In the video Harry wears a silver asymmetrical dress designed by Stephen Sprouse.[6][13] To create the dress, Sprouse photo-printed a picture of television scan lines onto a piece of fabric, and then, according to Harry, "put a layer of cotton fabric underneath and a layer of chiffon on top, and then the scan-lines would do this op-art thing."[14] The popularity of the song helped Sprouse's work earn a lot of exposure from the media.[15] Harry also said that the T-shirts used by the male members of the band in the video were made by herself.[6]

"Draped in a sheer, silver Sprouse dress," Kris Needs summarized while writing for Mojo Classic, "Debbie sang through gritted teeth, while the boys cavorted with mirror balls". Studying Harry's attitude in the "effortlessly cool" video, musician and writer Pat Kane felt she "exuded a steely confidence about her sexual impact... The Marilyn do has artfully fallen over, and she's in the funkiest of dresses: one strap across her shoulder, swirling silks around about her. Her iconic face shows flickers of interest, amidst the boredom and ennui of the song's lyrics." Kane also noted that the band members fooling around with disco balls, "taking the mickey out of their own disco fixation."[16] Reviewing the Greatest Hits: Sound & Vision DVD for Pitchfork Media, Jess Harvell wrote that while "owning your own copy of 'Heart of Glass' may not seem as cool [anymore]... there's the always luminous Deborah Harry, who would give boiling asparagus an erotic charge, all while looking too bored to live."[17]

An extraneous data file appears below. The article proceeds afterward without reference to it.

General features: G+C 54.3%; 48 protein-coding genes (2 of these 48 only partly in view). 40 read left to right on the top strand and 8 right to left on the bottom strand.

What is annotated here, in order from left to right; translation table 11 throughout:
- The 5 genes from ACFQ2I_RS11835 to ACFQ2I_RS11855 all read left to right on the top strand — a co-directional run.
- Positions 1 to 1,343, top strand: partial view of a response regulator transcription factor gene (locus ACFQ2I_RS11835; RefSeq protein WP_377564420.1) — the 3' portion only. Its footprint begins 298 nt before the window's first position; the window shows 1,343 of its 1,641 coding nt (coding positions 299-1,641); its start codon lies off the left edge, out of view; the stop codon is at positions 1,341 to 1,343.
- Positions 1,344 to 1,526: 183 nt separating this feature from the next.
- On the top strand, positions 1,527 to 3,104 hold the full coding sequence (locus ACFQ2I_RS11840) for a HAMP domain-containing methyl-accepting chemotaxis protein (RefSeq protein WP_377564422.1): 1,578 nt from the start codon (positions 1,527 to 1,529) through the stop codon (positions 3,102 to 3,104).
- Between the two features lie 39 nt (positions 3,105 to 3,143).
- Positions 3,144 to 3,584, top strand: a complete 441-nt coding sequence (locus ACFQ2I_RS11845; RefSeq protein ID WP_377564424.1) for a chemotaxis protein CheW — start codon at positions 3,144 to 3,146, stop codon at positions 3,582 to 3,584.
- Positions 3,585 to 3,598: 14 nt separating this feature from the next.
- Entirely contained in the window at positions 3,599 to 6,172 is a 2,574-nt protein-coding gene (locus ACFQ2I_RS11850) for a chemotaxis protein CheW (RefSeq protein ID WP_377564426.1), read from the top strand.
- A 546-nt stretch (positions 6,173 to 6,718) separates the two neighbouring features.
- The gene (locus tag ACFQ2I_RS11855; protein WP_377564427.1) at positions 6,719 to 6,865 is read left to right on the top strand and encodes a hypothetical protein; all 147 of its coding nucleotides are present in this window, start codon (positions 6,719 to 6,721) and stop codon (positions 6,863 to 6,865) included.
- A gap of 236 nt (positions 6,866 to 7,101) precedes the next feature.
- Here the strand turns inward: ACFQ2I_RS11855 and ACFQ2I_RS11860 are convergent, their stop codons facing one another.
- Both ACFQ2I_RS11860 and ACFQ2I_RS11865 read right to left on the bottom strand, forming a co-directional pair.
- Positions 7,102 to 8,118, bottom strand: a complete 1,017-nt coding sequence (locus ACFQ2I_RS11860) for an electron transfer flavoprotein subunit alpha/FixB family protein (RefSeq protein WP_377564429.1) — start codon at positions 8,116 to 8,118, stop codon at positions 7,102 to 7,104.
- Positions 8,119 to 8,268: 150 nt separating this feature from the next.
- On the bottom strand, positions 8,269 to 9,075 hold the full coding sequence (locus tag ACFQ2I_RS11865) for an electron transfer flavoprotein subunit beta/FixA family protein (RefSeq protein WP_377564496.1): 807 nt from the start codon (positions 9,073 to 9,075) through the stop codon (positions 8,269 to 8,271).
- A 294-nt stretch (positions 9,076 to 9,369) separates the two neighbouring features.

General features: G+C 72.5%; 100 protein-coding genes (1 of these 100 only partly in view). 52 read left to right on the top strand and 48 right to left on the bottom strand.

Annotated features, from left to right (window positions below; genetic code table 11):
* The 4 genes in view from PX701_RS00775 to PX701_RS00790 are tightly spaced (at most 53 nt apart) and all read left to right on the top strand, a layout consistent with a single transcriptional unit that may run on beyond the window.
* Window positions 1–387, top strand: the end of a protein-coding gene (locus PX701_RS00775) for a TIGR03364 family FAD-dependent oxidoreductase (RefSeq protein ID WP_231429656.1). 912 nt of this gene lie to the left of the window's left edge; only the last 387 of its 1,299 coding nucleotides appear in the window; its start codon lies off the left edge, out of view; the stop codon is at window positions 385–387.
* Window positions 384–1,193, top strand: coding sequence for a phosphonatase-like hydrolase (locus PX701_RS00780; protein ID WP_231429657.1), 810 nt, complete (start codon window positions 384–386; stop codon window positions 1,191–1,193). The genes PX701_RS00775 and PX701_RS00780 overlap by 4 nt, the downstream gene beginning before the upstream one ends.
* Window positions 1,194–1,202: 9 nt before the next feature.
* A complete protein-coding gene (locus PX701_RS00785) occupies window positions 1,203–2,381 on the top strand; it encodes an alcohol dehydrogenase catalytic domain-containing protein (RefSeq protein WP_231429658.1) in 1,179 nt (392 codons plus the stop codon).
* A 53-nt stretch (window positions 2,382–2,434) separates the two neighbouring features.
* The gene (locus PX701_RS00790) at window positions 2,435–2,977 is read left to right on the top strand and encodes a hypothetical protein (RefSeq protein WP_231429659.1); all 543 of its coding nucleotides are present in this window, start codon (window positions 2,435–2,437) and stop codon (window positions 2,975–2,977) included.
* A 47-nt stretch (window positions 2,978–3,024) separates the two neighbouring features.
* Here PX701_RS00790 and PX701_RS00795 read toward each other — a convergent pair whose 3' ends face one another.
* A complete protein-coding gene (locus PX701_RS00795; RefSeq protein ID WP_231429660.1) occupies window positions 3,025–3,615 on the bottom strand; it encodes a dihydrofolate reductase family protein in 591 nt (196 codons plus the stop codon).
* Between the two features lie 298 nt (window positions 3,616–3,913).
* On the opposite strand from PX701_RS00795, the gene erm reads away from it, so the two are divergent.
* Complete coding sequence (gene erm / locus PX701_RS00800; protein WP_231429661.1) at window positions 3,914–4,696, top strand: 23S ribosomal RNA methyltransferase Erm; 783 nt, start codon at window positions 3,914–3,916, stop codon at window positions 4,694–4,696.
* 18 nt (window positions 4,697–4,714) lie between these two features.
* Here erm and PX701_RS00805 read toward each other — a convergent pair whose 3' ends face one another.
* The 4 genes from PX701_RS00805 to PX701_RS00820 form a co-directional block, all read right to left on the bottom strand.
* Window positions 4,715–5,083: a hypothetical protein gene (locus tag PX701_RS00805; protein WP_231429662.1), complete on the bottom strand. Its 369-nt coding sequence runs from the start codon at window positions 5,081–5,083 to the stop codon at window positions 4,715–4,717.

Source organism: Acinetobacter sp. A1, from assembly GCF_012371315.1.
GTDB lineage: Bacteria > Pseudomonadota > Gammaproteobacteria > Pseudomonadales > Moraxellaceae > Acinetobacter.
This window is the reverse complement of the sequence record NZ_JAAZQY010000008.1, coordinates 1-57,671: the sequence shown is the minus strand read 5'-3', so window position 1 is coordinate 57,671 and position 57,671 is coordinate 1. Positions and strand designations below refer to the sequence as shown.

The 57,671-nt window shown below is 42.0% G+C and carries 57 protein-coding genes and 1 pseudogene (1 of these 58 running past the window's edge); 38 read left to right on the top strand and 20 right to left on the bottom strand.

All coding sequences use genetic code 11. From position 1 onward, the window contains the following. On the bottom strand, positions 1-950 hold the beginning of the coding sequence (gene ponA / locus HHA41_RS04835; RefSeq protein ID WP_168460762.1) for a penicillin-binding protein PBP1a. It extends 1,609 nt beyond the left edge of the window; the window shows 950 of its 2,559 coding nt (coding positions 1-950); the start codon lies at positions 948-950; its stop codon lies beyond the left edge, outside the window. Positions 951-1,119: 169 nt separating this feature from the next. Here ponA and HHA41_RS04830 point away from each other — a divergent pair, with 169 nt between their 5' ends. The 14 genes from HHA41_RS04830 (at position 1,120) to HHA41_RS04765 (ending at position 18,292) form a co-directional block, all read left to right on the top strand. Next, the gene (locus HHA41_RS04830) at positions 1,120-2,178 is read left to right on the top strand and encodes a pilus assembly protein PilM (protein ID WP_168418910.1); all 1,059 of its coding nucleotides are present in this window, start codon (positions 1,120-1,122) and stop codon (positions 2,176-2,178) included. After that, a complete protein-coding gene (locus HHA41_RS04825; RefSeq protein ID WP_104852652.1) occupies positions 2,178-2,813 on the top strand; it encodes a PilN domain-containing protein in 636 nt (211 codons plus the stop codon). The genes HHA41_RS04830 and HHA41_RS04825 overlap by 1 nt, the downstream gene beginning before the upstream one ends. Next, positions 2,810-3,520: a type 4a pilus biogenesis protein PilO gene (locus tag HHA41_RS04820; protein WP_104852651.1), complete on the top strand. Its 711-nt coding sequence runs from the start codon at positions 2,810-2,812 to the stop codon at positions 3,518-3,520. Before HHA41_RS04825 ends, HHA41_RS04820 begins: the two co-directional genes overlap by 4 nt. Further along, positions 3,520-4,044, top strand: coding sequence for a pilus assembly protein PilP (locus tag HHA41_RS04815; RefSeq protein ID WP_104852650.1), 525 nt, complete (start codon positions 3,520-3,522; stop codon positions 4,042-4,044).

Track listing[edit][]

UK 7" (CHS 2275)
  1. "Heart of Glass" (Debbie HarryChris Stein) – 3:54